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Ranchi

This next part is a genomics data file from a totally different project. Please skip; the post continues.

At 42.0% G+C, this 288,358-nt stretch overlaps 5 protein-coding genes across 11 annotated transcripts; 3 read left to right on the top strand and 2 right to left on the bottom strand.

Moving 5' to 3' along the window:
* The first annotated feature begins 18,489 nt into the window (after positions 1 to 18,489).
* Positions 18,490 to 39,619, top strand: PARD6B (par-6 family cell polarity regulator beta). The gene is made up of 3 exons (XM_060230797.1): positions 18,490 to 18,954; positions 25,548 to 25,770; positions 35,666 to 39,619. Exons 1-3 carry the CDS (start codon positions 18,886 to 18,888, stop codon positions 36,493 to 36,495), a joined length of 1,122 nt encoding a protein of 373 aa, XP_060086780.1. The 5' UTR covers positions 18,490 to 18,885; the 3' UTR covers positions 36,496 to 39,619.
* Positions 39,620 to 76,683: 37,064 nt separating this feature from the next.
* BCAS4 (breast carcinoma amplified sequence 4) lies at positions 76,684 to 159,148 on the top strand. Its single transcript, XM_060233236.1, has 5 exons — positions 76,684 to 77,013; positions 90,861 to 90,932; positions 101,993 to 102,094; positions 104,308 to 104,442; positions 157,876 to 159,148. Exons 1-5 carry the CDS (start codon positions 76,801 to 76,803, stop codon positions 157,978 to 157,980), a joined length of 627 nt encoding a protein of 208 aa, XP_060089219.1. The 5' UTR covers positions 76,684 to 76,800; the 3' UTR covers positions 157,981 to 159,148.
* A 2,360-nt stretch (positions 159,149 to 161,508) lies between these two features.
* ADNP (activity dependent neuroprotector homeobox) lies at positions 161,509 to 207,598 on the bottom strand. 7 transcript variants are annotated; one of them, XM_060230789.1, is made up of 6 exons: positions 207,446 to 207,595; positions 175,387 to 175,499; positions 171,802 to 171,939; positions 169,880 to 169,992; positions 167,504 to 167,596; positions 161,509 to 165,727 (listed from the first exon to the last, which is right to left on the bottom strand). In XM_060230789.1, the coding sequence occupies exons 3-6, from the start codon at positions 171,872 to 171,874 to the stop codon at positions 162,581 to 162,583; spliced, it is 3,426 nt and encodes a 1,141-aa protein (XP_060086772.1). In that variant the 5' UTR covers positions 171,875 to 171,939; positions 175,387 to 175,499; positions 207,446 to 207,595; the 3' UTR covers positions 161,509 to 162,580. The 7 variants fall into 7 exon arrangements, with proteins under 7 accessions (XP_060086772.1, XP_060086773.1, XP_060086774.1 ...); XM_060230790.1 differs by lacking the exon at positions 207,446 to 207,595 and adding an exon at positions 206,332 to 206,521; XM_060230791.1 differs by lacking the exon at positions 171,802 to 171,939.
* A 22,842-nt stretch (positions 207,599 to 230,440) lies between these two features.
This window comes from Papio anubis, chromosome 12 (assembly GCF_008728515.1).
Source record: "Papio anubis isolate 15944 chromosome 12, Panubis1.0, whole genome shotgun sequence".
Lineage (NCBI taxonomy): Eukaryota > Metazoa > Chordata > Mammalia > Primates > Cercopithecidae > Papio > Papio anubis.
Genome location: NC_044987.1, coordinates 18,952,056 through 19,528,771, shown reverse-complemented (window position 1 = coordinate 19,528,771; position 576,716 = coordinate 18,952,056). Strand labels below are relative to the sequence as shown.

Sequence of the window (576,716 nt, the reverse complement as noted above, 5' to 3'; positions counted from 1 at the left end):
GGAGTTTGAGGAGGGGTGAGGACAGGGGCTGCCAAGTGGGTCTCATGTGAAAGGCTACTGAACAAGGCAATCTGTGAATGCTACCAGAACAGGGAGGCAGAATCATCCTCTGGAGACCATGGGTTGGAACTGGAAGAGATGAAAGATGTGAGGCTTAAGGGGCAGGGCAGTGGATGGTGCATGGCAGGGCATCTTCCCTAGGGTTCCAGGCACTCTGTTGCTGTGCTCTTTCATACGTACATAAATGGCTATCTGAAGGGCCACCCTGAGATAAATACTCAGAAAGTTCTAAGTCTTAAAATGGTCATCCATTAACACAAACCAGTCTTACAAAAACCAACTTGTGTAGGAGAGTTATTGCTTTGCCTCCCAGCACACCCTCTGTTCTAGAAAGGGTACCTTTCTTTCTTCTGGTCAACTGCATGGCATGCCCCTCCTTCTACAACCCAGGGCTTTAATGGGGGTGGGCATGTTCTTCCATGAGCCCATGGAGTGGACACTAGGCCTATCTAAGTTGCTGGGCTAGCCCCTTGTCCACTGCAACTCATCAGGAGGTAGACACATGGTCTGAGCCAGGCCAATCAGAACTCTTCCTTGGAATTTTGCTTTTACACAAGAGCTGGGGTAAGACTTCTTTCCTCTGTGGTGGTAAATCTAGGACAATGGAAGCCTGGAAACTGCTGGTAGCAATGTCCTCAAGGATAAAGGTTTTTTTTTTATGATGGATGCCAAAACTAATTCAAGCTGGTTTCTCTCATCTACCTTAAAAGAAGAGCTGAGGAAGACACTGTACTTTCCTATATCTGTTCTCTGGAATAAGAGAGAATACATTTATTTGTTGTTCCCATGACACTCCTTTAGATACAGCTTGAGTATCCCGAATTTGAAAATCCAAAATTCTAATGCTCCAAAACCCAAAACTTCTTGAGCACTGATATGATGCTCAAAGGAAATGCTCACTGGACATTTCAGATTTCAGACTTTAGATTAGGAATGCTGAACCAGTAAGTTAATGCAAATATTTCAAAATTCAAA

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Whether the State Government had no jurisdiction to authorise the Special Judge to try these cases under FERA. on transfer from Magistrate court by way of Notification ? =Section 62 of FERA made the offence under Section 56 non-cognizable. Besides, Section 61 (1) of FERA stated that ‘it shall be lawful’ for the Magistrate to pass the necessary sentence under Section 56. It does not state that the Magistrate alone is empowered to pass the necessary sentence, in which case the proceeding cannot be transferred from his Court. = The error in A.S. Impex was correctly understood by the Division Bench of the Delhi High Court in Mahender Singh v. High Court of Delhi, (2009) 151 Comp Cas 485 (Delhi) and in N.G. Sheth v. C.B.I., 151 (2008) DLT 89. The Division Bench in both cases took a view different from that in A.S. Impex. However, both decisions having been rendered by Division Benches, A.S. Impex, could not be overruled. Therefore, I complete the formality and overrule A.S. Impex since it does not lay down the correct law in this regard. For the reasons stated above, there is no substance in the objections raised by the petitioners. The High Court has looked into Section 407 of Cr.P.C., referred to Articles 227 and 235 of the Constitution of India, and thereafter in its impugned judgment has observed as follows:- “Having perused Section 407 Cr.P.C. and Article 227 and 235, I have no hesitation to hold that this Court either in the administration side or in the judicial side has absolute jurisdiction to transfer any criminal cases pending before one competent Court to be heard and decided by another Court within the jurisdiction of this Court. This Court in its administrative power can issue direction that cases of particular nature shall be heard by particular court having jurisdiction.” For the reasons above mentioned, the Special Leave Petitions are dismissed.